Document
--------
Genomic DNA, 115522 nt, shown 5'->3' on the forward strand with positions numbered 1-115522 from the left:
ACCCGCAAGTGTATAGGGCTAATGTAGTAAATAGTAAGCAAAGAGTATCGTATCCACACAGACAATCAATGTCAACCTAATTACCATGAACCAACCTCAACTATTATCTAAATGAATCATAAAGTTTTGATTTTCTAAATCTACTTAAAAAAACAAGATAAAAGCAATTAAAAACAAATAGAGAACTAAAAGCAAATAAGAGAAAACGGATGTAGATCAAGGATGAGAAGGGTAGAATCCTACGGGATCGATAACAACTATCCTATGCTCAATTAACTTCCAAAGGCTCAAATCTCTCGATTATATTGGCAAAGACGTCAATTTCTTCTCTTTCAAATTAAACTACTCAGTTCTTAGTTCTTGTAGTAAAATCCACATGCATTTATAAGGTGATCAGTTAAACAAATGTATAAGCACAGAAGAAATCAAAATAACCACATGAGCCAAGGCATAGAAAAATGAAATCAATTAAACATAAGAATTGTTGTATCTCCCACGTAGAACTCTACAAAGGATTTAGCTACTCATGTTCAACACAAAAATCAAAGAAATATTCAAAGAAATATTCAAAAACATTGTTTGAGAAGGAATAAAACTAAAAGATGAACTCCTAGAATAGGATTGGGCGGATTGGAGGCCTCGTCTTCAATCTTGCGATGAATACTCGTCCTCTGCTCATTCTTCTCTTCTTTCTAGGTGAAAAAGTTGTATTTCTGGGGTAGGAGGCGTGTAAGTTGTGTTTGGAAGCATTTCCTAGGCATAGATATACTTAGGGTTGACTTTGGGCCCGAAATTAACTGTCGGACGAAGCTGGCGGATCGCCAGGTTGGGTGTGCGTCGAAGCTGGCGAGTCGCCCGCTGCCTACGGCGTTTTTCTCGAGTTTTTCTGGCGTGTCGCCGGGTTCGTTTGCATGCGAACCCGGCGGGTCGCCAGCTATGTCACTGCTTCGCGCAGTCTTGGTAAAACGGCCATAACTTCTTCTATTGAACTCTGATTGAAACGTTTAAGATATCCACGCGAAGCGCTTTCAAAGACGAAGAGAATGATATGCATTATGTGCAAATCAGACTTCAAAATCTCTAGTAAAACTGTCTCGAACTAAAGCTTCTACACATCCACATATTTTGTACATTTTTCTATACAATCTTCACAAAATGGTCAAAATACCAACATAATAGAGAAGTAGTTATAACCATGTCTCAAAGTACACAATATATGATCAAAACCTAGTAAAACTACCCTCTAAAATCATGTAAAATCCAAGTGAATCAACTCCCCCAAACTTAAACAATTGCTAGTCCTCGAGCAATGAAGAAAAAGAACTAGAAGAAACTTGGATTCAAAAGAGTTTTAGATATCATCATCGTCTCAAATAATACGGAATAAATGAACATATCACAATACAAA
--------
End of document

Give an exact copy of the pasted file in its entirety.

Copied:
Genomic DNA, 115522 nt, shown 5'->3' on the forward strand with positions numbered 1-115522 from the left:
ACCCGCAAGTGTATAGGGCTAATGTAGTAAATAGTAAGCAAAGAGTATCGTATCCACACAGACAATCAATGTCAACCTAATTACCATGAACCAACCTCAACTATTATCTAAATGAATCATAAAGTTTTGATTTTCTAAATCTACTTAAAAAAACAAGATAAAAGCAATTAAAAACAAATAGAGAACTAAAAGCAAATAAGAGAAAACGGATGTAGATCAAGGATGAGAAGGGTAGAATCCTACGGGATCGATAACAACTATCCTATGCTCAATTAACTTCCAAAGGCTCAAATCTCTCGATTATATTGGCAAAGACGTCAATTTCTTCTCTTTCAAATTAAACTACTCAGTTCTTAGTTCTTGTAGTAAAATCCACATGCATTTATAAGGTGATCAGTTAAACAAATGTATAAGCACAGAAGAAATCAAAATAACCACATGAGCCAAGGCATAGAAAAATGAAATCAATTAAACATAAGAATTGTTGTATCTCCCACGTAGAACTCTACAAAGGATTTAGCTACTCATGTTCAACACAAAAATCAAAGAAATATTCAAAGAAATATTCAAAAACATTGTTTGAGAAGGAATAAAACTAAAAGATGAACTCCTAGAATAGGATTGGGCGGATTGGAGGCCTCGTCTTCAATCTTGCGATGAATACTCGTCCTCTGCTCATTCTTCTCTTCTTTCTAGGTGAAAAAGTTGTATTTCTGGGGTAGGAGGCGTGTAAGTTGTGTTTGGAAGCATTTCCTAGGCATAGATATACTTAGGGTTGACTTTGGGCCCGAAATTAACTGTCGGACGAAGCTGGCGGATCGCCAGGTTGGGTGTGCGTCGAAGCTGGCGAGTCGCCCGCTGCCTACGGCGTTTTTCTCGAGTTTTTCTGGCGTGTCGCCGGGTTCGTTTGCATGCGAACCCGGCGGGTCGCCAGCTATGTCACTGCTTCGCGCAGTCTTGGTAAAACGGCCATAACTTCTTCTATTGAACTCTGATTGAAACGTTTAAGATATCCACGCGAAGCGCTTTCAAAGACGAAGAGAATGATATGCATTATGTGCAAATCAGACTTCAAAATCTCTAGTAAAACTGTCTCGAACTAAAGCTTCTACACATCCACATATTTTGTACATTTTTCTATACAATCTTCACAAAATGGTCAAAATACCAACATAATAGAGAAGTAGTTATAACCATGTCTCAAAGTACACAATATATGATCAAAACCTAGTAAAACTACCCTCTAAAATCATGTAAAATCCAAGTGAATCAACTCCCCCAAACTTAAACAATTGCTAGTCCTCGAGCAATGAAGAAAAAGAACTAGAAGAAACTTGGATTCAAAAGAGTTTTAGATATCATCATCGTCTCAAATAATACGGAATAAATGAACATATCACAATACAAA